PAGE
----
And the right-handed pitcher, who was a key cog in the University of Texas' 2005 drive to the NCAA baseball title, deserves the attention. In fact, Duane Shaffer, the White Sox senior director of player personnel, spoke Tuesday night of a good talk the team had with McCulloch and his family advisor, and expects him to be in the organizational fold very soon.
But Shaffer took just as much satisfaction from the remaining 17 picks, comprising the 18 rounds from Day 1.
"I feel really good about Day 1," said Shaffer, during a talk with the media in the back of the U.S. Cellular Field pressbox Tuesday night. "I thought this draft was a little shallow, but I thought our guys did a tremendous job in the draft.
"We got a lot of guys that we liked. I don't think we can do any more than that."
Exactly half of the first 18 White Sox picks were used on pitching, but only two were left-handed. The South Siders also took two catchers, in Texas Tech's Tyler Reeves (fourth round) and Kylee Hash from Basic High School in Henderson, Nev. (17th round), trying to strengthen one of the few weak positions in the Minor League system.
Tuesday's first three picks seem to hold the greatest excitement for Shaffer. Following McCulloch, the White Sox took right-handed pitcher Matthew Long in the second round from University of Miami in Ohio. Long has been drafted twice before and has battled back from Tommy John surgery in 2004, but the closer has a fastball that can reach 95 mph and already possesses a plus-curve.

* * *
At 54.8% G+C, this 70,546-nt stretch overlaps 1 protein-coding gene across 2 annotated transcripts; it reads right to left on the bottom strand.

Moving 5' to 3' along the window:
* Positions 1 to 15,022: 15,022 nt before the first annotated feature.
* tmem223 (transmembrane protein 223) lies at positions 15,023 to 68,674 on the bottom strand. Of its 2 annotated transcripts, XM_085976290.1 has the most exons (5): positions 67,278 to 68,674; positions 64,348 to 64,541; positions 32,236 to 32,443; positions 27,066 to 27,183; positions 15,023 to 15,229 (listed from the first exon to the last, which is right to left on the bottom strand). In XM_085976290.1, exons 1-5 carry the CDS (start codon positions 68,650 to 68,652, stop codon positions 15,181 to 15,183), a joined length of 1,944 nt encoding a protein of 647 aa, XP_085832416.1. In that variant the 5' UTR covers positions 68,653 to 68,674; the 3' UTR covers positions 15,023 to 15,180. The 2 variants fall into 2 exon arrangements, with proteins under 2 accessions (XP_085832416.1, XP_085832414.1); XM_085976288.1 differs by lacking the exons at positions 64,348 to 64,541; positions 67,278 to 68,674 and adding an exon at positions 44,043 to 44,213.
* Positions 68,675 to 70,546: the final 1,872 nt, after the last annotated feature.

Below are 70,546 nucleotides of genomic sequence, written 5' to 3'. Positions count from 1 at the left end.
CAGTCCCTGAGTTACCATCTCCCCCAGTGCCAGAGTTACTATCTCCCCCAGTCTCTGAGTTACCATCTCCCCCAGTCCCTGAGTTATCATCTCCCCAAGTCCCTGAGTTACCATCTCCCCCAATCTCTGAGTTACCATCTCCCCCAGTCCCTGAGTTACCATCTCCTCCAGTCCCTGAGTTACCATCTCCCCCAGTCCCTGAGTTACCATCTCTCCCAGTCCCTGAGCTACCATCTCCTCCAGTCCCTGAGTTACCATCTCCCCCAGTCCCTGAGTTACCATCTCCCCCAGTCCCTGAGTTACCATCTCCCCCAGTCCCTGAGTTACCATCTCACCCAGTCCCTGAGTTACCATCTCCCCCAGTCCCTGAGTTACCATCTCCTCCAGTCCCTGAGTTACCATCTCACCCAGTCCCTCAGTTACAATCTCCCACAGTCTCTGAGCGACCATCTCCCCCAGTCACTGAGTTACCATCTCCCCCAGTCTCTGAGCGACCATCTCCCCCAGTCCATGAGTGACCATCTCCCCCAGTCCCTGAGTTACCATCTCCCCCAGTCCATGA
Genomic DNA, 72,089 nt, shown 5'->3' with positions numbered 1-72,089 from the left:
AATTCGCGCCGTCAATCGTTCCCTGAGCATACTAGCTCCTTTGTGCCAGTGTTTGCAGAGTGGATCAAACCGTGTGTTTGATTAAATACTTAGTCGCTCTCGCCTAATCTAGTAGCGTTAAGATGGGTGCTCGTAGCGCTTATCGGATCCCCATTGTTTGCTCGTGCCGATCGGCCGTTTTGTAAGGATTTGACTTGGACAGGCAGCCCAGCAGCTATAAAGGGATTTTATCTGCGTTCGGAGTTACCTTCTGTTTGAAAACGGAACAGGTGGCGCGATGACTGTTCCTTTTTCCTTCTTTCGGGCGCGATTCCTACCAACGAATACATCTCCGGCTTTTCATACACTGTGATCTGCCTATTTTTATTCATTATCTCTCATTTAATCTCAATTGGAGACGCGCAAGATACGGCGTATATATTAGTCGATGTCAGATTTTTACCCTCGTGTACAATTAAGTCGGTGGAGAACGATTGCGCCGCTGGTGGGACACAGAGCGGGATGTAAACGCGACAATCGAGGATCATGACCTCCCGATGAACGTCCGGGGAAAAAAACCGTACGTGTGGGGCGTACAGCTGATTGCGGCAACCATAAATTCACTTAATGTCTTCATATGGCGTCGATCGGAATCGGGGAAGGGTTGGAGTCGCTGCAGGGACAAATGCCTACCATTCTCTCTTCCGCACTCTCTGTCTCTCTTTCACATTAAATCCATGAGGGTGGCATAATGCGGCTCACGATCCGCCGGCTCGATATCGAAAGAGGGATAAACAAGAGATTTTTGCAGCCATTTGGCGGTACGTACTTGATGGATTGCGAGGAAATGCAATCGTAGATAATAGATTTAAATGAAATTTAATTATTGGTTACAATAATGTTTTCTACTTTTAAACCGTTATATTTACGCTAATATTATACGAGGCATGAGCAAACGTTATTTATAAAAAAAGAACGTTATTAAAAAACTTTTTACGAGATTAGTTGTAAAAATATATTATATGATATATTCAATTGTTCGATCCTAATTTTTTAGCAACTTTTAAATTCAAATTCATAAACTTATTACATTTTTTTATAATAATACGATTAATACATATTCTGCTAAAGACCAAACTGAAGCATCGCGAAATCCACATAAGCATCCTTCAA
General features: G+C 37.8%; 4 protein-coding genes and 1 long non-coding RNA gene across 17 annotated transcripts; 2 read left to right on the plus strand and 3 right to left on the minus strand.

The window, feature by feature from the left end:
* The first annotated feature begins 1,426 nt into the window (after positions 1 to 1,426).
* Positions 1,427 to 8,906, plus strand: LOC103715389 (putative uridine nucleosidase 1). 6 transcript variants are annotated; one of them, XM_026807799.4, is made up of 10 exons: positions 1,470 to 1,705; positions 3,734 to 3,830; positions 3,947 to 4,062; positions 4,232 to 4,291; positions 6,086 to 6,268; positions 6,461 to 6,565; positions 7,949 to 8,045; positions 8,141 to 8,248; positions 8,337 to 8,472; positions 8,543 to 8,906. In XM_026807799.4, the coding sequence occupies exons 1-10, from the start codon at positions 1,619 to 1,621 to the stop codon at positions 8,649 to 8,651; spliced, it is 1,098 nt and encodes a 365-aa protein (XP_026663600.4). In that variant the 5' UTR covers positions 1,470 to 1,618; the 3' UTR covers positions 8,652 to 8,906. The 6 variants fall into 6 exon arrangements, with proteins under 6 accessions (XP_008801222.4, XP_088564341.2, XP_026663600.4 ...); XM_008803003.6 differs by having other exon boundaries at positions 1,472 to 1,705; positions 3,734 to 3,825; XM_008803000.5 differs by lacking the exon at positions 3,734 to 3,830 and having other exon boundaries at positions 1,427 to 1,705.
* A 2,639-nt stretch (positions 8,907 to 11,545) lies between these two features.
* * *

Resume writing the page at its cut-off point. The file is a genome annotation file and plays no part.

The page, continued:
Justin Edwards, a left-handed pitcher taken in the third round out of Olympia High School in Orlando, Fla., might have the most electric stuff of the group. Edwards has good command of three pitches and was one of the top high school pitchers in Florida.
"He's a high school kid that really is mature beyond his years, a little bit like Gio Gonzalez, who we took a few years ago," said Shaffer of Edwards. "He knows how to throw strikes, knows how to pitch, knows how to change speeds.
"So, we're really happy to have a kid like that," Shaffer added.
Edwards had signed a letter of intent to go to the University of Georgia, but Shaffer termed Edwards as "very signable," based on a talk they had with the young man on Tuesday.
The White Sox also took a familiar name in the fifth round in second baseman John Shelby, from the University of Kentucky. Shelby, who is the son of the former Major Leaguer and current Pirates coach of the same name, has the ability to hit for power and steal a base or two.
Six of the White Sox picks were from the high school ranks, including three of the final four selections. When asked for a sleeper from the first day, Shaffer pointed to Lee Cruz, an outfielder taken in the 10th round from the University of Tampa.
"We got the Division II Player of the Year, and we were happy to get him," said Shaffer of Cruz. "He can swing the bat. He's got a professional approach to hitting."
According to Shaffer, the goal for Day 2 is to possibly find another Mark Buehrle, selected in the 38th round of the 1998 draft. For Tuesday night, though, Shaffer can revel in what he thought was a solid day's work -- beginning with McCulloch.
"I think we'll start him off at [advanced rookie league] Great Falls and let him get his feet wet a little bit and then move him up from there," Shaffer said. "I know he'll end up in High A [Winston-Salem] before the season's out and possibly Double-A (Birmingham)."
Scott Merkin is a reporter for MLB.com. This story was not subject to the approval of Major League Baseball or its clubs.